3. Self-Propelled vs Electric

Broadly speaking, there are two types of wheelchairs: self-propel and power (or electric) wheelchairs. There are also a lot of power assist devices which can be fitted to manual wheelchairs to make a “hybrid” wheelchair of sorts (check out our article on powering your manual wheelchair). Generally, your disability or medical condition will influence the type of wheelchair that is needed.

When you are choosing a wheelchair, it is important to discuss the different options and your preferences with a clinician or therapist. They can help you to decide which type of wheelchair is right for your needs and can liaise with wheelchair suppliers to ensure that happens.

4. Lifestyle

Wheelchairs are intended to enable your mobility and provide independence. So, it is important to consider your lifestyle when making your choice.

This could include things like whether the wheelchair will be used outdoors a lot, if you will need a specialised wheelchair for sports, and your individual preferences and personality. Think about what activities you do over any given month and work from there.

Other lifestyle factors to consider might not be immediate needs, but needs for the short to mid-term future. If you are planning on starting a family or learning to drive, for instance, you will want to plan around this when choosing a wheelchair.

Another consideration is if you travel a lot. The right wheelchair would need to be transported often, and the ease of travelling with your wheelchair would be a key factor in determining which one to buy. In this instance, take into consideration the need for lightweight materials, battery type and backups, and/or accessories you select for your wheelchair.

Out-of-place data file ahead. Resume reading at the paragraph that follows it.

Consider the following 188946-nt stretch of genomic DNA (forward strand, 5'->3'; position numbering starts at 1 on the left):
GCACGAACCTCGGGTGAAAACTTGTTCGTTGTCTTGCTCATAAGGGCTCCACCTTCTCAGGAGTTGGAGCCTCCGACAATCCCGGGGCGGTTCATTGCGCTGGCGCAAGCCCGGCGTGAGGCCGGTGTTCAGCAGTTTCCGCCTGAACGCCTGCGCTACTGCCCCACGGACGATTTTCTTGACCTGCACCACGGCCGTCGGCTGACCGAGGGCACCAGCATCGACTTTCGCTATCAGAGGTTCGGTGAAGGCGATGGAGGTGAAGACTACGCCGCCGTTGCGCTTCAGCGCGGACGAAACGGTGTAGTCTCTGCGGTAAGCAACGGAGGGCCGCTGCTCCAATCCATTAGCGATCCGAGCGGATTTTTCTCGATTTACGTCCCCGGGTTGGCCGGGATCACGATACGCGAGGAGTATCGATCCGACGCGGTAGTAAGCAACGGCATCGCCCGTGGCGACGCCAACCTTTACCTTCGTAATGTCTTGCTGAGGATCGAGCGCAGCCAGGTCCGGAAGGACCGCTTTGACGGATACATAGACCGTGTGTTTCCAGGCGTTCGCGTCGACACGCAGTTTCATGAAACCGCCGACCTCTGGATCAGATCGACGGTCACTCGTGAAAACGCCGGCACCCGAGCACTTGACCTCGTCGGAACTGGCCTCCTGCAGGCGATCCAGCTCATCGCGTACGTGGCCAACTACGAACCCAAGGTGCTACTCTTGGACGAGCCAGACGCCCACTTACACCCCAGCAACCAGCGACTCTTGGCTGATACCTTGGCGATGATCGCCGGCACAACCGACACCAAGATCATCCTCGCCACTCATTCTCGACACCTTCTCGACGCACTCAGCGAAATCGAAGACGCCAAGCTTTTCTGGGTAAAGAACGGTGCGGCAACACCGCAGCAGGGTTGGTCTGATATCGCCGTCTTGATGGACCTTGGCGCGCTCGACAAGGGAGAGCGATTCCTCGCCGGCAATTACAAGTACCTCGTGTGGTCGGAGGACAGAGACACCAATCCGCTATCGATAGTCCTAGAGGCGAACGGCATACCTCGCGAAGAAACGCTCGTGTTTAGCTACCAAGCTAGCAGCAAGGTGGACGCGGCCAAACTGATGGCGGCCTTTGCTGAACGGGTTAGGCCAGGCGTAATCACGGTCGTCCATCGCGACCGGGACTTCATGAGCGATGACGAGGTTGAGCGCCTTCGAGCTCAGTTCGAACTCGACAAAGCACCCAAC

5. When choosing a wheelchair, try before you buy

If at all possible, try out your wheelchair before you purchase it.

Because many wheelchairs need to be customised for the specific user, you might not get to try out the exact wheelchair you are looking to purchase. However, you should be able to test a similar one with some or all of the customisations you would be looking to add.

If you are working with a therapist or other medical professional, they can usually help to coordinate a trial. If not, ask any potential suppliers whether this is an option for you.

Buying a wheelchair can be a big investment. Technologies are constantly improving to improve comfort and usability, so take all the time you need to do your research. And speak to qualified experts to make sure you get the right wheelchair for your needs.

Protect your wheels

Once you’ve purchased the right wheelchair for your unique needs, getting comprehensive wheelchair insurance will give you peace of mind that you’re covered. Your wheelchair is your main mode of transport, so if something happens to it you want to be back on your wheels in no time and not significantly out of pocket.

Choosing a wheelchair – over to you

What are your biggest considerations when it comes to buying the right wheelchair? Let other wheelchair users know.